In 2019, Instagram announced its intention to remove likes in order to foster content quality over other criteria, in line with a widespread search for greater authenticity and less reproduction of prefabricated content. This search for self-expression and authenticity, which we mentioned in our 2018 trend analysis, can be found in the case of Rianne Meijer, an influencer who compares filter-processed images and unfiltered ones. One of the most often-repeated sector criticisms in recent times relates to its uniformity, something Paper Magazine reported when compiling the 100 Instagram accounts with the most followers – the vast majority of which were young white women. In its report, it even merged images to create a photofit picture of a modern successful influencer, highlighting a considerable lack of diversity.
“Connecting brand values to an influencer’s and doing so through more flexible briefs that encourage perceptions of authenticity will help you create genuine enthusiasts among influencers”
The search for growing authenticity is coupled with the proliferation of new topics, many of which were previously considered separate from the “perfect” world of influencers, such as those related to self-acceptance or body positive. At the opposite end of the scale are those like Chris Buetti, the data analyst behind @beautiful.newyorkcity, an automated account for which he trained an AI to obtain photos from other profiles and upload them to his own, adding hashtags. Digital avatars have also grown in number. Some have already become international celebrities, including Lil Miquela, Dadeko Noonoouri and Shudu, the world’s first digital supermodel.
Connecting brand values to an influencer’s and doing so through more flexible briefs that encourage perceptions of authenticity will help you create genuine enthusiasts among influencers. Creators who are allowed to produce content that not only fits their channels and the brand’s, but also excites them, convey more drive and credibility to their followers and align more naturally with brand strategies.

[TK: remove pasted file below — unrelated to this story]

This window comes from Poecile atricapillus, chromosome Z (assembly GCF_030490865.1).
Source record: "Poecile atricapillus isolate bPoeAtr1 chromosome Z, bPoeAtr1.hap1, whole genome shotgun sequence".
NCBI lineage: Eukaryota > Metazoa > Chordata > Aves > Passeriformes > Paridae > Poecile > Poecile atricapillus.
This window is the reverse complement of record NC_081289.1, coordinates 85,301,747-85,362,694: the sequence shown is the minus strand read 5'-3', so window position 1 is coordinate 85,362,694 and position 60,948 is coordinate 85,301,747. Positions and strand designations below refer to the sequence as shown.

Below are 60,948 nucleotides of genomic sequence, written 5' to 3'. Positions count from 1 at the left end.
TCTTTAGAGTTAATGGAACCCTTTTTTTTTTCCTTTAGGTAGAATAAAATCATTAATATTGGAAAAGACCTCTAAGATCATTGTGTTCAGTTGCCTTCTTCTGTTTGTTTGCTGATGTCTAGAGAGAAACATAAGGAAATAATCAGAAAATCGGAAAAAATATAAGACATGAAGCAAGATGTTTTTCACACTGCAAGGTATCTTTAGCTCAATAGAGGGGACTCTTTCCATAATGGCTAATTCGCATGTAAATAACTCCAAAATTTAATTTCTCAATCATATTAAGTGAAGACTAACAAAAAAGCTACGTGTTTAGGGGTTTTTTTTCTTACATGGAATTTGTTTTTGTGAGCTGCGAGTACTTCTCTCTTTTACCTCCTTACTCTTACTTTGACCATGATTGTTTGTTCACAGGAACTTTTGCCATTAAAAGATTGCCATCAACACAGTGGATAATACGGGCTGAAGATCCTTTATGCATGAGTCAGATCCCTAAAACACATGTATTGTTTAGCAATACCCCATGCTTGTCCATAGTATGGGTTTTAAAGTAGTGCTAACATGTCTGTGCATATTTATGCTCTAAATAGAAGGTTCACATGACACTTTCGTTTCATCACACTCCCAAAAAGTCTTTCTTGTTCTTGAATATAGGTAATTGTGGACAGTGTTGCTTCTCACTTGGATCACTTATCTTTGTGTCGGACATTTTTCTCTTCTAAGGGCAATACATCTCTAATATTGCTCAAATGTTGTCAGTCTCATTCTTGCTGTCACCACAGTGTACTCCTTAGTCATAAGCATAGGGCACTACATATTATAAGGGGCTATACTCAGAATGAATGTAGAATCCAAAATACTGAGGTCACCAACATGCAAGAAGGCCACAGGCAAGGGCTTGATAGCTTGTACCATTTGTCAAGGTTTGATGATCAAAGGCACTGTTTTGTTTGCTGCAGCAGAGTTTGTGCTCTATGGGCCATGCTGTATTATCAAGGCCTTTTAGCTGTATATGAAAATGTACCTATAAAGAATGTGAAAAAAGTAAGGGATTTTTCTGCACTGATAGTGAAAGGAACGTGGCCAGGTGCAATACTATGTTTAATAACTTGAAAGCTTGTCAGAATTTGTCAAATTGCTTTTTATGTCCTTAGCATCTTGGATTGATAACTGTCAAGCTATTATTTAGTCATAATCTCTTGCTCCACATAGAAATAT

CONVERSATION STRUCTURE or, How to Develop Relationships, not Campaigns
Despite the current reign of Instagram or the emergence of Tik Tok, influencers are increasingly aware that their futures cannot depend on specific platforms, or even specific categories. This has led to more and more multi-faceted influencers. These people accumulate followers with different interests and take different approaches to each platform. This comes alongside the fact that, as opposed to the standard situation, where brands contract celebrity influencers, growing priority is being given to field of expertise and each influencer’s real ability to influence the communities key to the company marketing strategy. In this regard, it has become more common to work with micro-influencers as the engagement KPI has increased in relevance, because their work is usually far superior to that of their more established and professionalized colleagues.